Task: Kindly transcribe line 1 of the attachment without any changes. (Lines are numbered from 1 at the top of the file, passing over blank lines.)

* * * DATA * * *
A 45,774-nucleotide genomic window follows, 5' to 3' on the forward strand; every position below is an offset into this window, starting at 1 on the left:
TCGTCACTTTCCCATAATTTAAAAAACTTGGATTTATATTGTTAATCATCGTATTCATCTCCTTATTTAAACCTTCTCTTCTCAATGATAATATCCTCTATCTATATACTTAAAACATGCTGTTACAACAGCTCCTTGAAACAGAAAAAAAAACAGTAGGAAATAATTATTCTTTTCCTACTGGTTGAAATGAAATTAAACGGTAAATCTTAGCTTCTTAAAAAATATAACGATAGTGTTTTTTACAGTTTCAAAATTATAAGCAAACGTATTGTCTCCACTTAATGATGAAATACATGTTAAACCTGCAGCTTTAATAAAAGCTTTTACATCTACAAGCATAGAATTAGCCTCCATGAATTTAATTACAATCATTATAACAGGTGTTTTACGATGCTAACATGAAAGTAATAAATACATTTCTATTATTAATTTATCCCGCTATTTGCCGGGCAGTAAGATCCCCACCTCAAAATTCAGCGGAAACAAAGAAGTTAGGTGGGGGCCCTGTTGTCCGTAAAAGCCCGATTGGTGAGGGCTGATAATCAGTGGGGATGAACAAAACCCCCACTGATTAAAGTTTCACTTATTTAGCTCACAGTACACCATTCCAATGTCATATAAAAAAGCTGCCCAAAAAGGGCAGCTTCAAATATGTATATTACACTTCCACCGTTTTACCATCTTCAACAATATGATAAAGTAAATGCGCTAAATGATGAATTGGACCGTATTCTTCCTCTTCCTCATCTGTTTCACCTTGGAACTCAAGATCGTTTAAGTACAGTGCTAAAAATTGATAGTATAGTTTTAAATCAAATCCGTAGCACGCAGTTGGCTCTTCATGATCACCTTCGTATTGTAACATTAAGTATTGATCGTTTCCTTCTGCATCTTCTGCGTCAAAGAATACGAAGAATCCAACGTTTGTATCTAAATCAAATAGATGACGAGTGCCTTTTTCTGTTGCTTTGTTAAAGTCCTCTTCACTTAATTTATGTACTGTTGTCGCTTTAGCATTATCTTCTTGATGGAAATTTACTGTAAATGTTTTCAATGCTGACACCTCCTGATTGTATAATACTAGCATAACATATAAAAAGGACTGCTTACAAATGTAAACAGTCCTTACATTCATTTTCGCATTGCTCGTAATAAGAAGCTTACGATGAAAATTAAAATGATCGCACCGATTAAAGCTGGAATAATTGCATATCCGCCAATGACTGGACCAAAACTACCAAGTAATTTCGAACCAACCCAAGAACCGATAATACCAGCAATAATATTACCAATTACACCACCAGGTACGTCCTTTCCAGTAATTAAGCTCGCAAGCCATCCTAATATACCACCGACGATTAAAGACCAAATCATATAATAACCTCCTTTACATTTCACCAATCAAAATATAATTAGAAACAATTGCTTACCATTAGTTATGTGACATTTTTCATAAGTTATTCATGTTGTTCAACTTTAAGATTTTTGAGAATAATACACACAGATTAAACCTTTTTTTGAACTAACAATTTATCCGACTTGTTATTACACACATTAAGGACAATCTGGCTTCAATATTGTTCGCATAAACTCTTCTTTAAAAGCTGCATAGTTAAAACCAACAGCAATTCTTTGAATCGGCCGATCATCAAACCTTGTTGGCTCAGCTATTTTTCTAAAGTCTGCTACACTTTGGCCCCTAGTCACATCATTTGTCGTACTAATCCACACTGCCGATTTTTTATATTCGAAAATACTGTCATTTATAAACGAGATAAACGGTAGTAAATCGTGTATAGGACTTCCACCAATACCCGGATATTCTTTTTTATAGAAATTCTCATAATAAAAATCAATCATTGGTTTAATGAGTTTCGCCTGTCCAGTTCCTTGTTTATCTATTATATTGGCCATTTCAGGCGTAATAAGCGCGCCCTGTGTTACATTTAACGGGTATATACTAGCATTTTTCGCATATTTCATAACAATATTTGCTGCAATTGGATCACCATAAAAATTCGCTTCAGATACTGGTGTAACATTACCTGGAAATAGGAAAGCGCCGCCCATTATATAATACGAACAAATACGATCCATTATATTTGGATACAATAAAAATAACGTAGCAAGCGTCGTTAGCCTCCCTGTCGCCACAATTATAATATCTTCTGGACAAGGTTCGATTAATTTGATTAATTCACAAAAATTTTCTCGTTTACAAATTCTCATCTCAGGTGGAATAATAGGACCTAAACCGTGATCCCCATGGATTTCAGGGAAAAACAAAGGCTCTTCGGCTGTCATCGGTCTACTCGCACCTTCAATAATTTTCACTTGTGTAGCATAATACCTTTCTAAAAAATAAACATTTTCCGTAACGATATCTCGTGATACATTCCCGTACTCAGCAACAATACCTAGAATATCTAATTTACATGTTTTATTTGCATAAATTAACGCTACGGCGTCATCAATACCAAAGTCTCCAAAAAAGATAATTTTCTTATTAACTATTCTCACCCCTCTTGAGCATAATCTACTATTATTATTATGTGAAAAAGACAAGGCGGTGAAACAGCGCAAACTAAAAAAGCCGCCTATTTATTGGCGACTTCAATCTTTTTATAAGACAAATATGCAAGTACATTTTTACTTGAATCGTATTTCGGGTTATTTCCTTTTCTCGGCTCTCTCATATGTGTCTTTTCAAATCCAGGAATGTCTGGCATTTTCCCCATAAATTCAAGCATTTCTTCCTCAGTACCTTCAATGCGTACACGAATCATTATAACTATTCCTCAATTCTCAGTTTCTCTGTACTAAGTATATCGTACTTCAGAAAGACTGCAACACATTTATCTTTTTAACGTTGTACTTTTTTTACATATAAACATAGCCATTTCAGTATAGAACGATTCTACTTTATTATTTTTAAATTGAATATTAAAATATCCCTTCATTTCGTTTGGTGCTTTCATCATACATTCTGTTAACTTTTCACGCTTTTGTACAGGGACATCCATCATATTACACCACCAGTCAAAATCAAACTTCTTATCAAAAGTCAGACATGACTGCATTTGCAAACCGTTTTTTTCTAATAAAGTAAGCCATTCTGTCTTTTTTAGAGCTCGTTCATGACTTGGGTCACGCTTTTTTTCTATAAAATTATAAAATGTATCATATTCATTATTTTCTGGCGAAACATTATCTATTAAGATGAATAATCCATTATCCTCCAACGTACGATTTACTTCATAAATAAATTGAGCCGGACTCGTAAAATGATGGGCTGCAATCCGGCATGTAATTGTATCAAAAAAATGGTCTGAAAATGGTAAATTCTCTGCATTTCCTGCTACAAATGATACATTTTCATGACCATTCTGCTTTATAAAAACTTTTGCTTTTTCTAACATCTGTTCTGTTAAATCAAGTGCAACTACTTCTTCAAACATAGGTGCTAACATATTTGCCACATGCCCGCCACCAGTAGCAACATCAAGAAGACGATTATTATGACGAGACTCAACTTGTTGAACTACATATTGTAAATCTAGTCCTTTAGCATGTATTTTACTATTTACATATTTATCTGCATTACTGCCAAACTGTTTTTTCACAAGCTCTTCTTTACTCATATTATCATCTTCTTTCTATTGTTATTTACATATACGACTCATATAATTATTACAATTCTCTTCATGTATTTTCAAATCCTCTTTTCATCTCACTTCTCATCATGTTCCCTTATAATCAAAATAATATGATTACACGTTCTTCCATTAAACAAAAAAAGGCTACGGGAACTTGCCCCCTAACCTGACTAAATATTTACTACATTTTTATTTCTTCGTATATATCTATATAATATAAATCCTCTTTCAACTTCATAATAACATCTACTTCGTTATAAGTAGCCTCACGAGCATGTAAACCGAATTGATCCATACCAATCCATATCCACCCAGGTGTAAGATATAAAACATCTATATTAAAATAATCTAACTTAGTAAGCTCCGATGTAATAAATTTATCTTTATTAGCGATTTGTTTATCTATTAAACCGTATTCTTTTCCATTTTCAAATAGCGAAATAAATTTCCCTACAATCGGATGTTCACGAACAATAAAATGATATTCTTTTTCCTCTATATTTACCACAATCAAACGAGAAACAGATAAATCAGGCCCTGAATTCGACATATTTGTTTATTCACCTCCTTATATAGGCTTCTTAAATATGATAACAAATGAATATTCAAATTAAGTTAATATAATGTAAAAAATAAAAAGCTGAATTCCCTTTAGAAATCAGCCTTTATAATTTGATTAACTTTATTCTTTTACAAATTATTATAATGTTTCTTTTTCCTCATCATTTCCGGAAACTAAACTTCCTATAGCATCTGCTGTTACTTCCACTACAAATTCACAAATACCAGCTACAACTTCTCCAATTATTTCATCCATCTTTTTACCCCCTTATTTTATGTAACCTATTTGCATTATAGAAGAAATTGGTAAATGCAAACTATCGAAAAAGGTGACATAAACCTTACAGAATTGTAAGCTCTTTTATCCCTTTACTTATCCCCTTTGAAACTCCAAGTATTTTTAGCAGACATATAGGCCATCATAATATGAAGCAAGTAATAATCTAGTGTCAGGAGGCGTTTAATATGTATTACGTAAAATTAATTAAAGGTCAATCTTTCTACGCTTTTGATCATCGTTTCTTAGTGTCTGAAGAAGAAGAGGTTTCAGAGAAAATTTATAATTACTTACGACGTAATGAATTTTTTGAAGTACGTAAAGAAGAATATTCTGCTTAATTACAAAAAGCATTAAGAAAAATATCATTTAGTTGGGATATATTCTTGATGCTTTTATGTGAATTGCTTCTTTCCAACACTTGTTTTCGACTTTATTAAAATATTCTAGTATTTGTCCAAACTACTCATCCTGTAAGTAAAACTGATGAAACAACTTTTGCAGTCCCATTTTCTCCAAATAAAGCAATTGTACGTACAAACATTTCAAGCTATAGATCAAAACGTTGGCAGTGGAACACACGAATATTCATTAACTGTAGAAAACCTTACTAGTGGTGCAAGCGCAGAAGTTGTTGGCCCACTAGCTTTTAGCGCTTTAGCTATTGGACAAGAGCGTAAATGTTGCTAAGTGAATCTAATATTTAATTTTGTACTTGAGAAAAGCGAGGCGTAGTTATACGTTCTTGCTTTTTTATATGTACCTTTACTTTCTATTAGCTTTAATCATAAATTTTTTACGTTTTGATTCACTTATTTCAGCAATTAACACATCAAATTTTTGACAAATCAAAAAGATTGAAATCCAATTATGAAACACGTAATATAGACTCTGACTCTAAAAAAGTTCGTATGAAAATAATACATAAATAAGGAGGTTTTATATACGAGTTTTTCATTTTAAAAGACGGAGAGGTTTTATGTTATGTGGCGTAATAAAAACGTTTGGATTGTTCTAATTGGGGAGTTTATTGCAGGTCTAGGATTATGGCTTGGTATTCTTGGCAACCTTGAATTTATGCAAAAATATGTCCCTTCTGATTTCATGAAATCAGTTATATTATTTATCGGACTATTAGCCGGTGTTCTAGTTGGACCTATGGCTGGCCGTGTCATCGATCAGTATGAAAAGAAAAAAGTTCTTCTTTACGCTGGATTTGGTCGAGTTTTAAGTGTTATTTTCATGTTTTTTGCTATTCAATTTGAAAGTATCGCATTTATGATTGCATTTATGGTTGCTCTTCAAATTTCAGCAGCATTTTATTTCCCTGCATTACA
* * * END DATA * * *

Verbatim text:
A 45,774-nucleotide genomic window follows, 5' to 3' on the forward strand; every position below is an offset into this window, starting at 1 on the left: